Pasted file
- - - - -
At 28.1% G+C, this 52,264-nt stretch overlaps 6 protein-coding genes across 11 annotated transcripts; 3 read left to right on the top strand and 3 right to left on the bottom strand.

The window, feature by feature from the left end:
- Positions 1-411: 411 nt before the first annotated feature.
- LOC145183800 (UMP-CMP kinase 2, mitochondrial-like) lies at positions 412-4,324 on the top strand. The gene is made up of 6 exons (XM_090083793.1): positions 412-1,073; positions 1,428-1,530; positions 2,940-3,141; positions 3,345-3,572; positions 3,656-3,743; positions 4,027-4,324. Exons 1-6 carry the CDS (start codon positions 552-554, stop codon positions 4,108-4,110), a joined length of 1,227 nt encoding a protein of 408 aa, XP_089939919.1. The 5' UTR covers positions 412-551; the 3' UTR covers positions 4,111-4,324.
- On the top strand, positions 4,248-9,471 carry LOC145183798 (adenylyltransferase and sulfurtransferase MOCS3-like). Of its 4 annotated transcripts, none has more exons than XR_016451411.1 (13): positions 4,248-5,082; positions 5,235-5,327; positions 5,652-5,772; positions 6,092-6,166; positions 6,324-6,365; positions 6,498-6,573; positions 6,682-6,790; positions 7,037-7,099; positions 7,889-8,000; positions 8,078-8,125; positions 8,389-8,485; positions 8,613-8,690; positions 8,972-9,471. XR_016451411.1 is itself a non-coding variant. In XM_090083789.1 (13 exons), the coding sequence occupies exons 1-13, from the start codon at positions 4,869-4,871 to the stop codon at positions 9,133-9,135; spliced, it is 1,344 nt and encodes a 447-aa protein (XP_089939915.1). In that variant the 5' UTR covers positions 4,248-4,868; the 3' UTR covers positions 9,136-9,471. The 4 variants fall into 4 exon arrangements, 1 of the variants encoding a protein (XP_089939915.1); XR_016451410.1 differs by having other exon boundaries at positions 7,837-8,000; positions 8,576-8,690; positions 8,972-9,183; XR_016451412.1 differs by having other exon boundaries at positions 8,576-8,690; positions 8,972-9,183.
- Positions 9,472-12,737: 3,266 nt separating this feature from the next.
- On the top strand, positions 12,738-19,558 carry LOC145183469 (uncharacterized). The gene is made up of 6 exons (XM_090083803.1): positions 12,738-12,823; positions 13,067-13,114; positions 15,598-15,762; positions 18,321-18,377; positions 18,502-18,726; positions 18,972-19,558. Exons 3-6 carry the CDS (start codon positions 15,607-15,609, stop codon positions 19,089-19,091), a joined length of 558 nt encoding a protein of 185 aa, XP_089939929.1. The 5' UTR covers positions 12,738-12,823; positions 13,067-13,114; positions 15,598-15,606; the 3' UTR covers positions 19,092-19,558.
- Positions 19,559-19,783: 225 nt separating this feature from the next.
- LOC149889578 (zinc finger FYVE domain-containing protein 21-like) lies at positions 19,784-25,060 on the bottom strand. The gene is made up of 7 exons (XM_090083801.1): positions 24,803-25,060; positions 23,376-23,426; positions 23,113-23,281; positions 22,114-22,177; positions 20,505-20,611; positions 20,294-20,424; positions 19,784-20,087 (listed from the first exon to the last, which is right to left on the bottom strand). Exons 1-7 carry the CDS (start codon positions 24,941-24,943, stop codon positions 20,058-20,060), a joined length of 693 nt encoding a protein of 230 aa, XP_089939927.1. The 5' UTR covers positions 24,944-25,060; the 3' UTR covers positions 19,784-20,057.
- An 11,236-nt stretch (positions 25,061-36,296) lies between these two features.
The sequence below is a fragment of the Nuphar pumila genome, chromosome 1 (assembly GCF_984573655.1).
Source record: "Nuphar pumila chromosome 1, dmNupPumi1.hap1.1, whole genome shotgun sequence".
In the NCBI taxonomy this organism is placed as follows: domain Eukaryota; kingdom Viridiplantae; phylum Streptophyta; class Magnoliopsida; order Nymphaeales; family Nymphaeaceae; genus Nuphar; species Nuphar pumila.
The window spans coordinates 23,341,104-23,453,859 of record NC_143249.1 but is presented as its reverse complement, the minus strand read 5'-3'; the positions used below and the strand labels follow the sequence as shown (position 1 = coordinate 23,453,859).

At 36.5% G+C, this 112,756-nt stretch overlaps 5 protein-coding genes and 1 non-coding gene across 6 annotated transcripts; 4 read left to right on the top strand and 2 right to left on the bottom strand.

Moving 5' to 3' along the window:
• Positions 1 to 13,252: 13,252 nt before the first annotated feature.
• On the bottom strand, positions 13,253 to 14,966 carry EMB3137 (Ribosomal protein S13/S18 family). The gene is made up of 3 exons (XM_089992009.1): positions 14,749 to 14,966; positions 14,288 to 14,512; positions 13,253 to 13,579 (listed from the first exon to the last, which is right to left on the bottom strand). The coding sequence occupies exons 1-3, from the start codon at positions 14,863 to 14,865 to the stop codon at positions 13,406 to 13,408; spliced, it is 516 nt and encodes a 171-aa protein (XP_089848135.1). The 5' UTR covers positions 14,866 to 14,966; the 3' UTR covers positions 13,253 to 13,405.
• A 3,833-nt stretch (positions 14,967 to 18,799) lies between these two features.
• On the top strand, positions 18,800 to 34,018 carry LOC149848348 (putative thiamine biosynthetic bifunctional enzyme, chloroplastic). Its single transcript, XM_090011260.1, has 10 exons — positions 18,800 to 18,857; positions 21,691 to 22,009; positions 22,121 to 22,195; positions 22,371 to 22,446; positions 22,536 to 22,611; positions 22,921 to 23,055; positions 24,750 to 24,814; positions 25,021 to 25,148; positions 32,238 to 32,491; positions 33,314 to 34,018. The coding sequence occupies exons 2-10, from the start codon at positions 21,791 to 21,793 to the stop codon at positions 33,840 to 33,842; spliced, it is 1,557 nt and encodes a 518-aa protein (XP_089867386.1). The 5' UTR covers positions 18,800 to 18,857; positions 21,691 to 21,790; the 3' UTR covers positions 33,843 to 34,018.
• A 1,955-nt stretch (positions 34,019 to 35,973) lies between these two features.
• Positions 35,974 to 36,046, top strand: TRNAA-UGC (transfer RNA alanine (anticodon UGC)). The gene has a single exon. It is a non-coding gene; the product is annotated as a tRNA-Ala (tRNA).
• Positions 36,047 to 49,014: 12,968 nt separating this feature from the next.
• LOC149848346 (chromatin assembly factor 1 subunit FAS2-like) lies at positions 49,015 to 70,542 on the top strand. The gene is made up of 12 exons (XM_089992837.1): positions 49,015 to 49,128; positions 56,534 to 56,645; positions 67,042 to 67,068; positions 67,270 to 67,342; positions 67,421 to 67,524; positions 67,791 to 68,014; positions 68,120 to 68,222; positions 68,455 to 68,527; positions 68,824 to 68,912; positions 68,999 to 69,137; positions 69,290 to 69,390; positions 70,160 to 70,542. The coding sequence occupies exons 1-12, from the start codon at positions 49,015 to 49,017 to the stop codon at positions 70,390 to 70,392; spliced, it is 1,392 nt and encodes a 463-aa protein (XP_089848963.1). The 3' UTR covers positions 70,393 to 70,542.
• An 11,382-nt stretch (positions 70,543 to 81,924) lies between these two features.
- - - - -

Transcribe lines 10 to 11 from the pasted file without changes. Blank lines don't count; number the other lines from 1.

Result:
- An 11,236-nt stretch (positions 25,061-36,296) lies between these two features.
The sequence below is a fragment of the Nuphar pumila genome, chromosome 1 (assembly GCF_984573655.1).